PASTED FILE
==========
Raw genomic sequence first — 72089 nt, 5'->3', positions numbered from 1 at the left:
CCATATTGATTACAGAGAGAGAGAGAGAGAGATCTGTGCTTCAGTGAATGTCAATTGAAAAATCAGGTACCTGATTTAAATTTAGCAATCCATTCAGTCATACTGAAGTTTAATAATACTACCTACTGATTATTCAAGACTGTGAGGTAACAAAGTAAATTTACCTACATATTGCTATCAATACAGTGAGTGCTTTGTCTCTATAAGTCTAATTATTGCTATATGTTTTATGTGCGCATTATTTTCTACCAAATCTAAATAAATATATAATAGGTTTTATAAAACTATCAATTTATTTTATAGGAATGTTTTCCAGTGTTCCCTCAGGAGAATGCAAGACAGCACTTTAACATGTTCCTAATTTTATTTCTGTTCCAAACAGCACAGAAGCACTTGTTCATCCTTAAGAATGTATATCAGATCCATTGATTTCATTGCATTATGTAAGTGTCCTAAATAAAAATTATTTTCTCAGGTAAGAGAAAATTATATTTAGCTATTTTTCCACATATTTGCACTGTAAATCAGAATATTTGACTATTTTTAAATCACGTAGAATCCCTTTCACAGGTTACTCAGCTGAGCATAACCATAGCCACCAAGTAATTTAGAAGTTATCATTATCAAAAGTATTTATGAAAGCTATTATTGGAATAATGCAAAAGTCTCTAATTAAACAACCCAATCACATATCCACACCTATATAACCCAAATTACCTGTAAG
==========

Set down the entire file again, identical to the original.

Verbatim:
Raw genomic sequence first — 72089 nt, 5'->3', positions numbered from 1 at the left:
CCATATTGATTACAGAGAGAGAGAGAGAGAGATCTGTGCTTCAGTGAATGTCAATTGAAAAATCAGGTACCTGATTTAAATTTAGCAATCCATTCAGTCATACTGAAGTTTAATAATACTACCTACTGATTATTCAAGACTGTGAGGTAACAAAGTAAATTTACCTACATATTGCTATCAATACAGTGAGTGCTTTGTCTCTATAAGTCTAATTATTGCTATATGTTTTATGTGCGCATTATTTTCTACCAAATCTAAATAAATATATAATAGGTTTTATAAAACTATCAATTTATTTTATAGGAATGTTTTCCAGTGTTCCCTCAGGAGAATGCAAGACAGCACTTTAACATGTTCCTAATTTTATTTCTGTTCCAAACAGCACAGAAGCACTTGTTCATCCTTAAGAATGTATATCAGATCCATTGATTTCATTGCATTATGTAAGTGTCCTAAATAAAAATTATTTTCTCAGGTAAGAGAAAATTATATTTAGCTATTTTTCCACATATTTGCACTGTAAATCAGAATATTTGACTATTTTTAAATCACGTAGAATCCCTTTCACAGGTTACTCAGCTGAGCATAACCATAGCCACCAAGTAATTTAGAAGTTATCATTATCAAAAGTATTTATGAAAGCTATTATTGGAATAATGCAAAAGTCTCTAATTAAACAACCCAATCACATATCCACACCTATATAACCCAAATTACCTGTAAG